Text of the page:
Diversity In Living Organisms NCERT Textbook PDF

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Diversity in Living Organisms

Chapter 7: Diversity in Living Organisms

Have you ever thought of the multitude of life forms that surround us? Each organism is different from the other to a lesser or greater extent.

For instance, consider yourself a friend.
• Are you both of the same height?
• Does your nose look exactly like your friend’s nose?
• Is your hand span the same as your friend’s?

However, if we were to compare ourselves and our friends with a monkey, what would we say? Obviously, we and our friends have a lot in common when we compare ourselves with a monkey.

But suppose we were to add a cow to the comparison? We would then think that the monkey has a lot more in common with us than with the cow.

In this activity, we had to decide which characteristics were more important in forming the desired category. Hence, we were also deciding which characteristics could be ignored.

Now, think of all the different forms in which life occurs on earth. On one hand, we have microscopic bacteria of a few micrometers in size.

While on the other hand, we have blue whale and redwood trees in California of approximate sizes of 30 meters and 100 meters respectively.

Some pine trees live for thousands of years while insects like mosquitoes die within a few days.

Life also ranges from colorless or even transparent worms to brightly colored birds and flowers.
This bewildering variety of life around us has evolved on the earth over millions of years.

However, we do not have more than a tiny fraction of this time to try and understand all these living organisms, so we cannot look at them one by one.

Instead, we look for similarities among the organisms, which will allow us to put them into different
classes and then study different classes or groups as a whole.

In order to make relevant groups to study the variety of life forms, we need to decide which characteristics decide more fundamental differences among organisms.

This would create the main broad groups of organisms. Within these groups, smaller subgroups will be decided by less important characteristics.

7.1 What is the Basis of Classification?

Attempts at classifying living things into groups have been made since time immemorial. Greek thinker Aristotle classified animals according to whether they lived on and, in water, or in the air.

This is a very simple way of looking at life, but misleading too. For example, animals that live in the sea include corals, whales, octopuses, starfish, and sharks.

We can immediately see that these are very different from each other in numerous ways. In fact, habitat is the only point they share in common.

This is not an appropriate way of making groups of organisms to study and think about.

We, therefore, need to decide which characteristics to be used as the basis for making the broadest divisions.

Then we will have to pick the next set of characteristics for making sub-groups within these divisions. This process of classification within each group can then continue using new characteristics each time.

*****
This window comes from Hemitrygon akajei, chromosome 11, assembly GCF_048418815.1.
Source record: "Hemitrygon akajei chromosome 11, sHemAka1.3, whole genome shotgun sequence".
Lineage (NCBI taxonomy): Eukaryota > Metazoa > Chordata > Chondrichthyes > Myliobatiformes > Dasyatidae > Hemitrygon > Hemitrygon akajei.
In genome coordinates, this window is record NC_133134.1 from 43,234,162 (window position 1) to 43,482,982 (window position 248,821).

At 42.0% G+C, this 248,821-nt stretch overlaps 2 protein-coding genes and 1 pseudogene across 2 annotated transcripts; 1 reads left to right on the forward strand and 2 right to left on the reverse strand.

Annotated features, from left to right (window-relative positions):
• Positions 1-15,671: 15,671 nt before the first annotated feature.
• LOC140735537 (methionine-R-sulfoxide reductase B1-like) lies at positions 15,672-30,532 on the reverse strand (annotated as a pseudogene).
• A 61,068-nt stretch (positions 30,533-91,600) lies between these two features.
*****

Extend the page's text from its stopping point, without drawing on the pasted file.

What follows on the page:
Before we go on, we need to think about what is meant by ‘characteristics’.

When we are trying to classify a diverse group of organisms, we need to find ways in which some of them are similar enough to be thought of together.

These ‘ways’, in fact, are details of appearance or behavior, in other words, form, and function.

Language English
No. of Pages18
PDF Size2.5 MB

NCERT Solutions Class 9 Science Chapter 7 Diversity in Living Organisms

Q1. Why do we classify organisms?


By classifying organisms, it is easier and more convenient to study their characteristics. Similarities exhibited by various entities allow us to categorize different entities into a class and hence, study the group as a whole.

Q2. Give three examples of the range of variations that you see in life-forms around you.


Listed below are a few ranges of variations observed in life forms:

(a) Small frog to big-whale

(b) Creeper to the eucalyptus tree

(c) Black cuckoo to colorful peacock

Q3. Which do you think is a more basic characteristic for classifying organisms?

(a) the place where they live.

(b) the kind of cells they are made of. Why?


The most basic classification of organisms should be established on the kind of cells they are made up of. This is because the habitat can have species with different characteristics living harmoniously whereas the entities with similar cell arrangements will exhibit equivalent characteristics.

Q4. What is the primary characteristic on which the broad division of organisms is made?


The basic characteristic on which organisms are primarily divided is the nature of cells. It is broadly classified as prokaryotic cells and eukaryotic cells, which furthermore are classified into subclasses.

Q5. On what basis are plants and animals put into different categories?


The following is the basis for the categorization of plants and animals:

(a) The most fundamental consideration of classification is the presence and absence of a cell wall.

(b) The next important criterion is the mode of nutrition. The mechanism through which entities acquire their nutrients is used as the base for classification.

Diversity in Living Organisms NCERT Textbook With Solutions PDF Free Download

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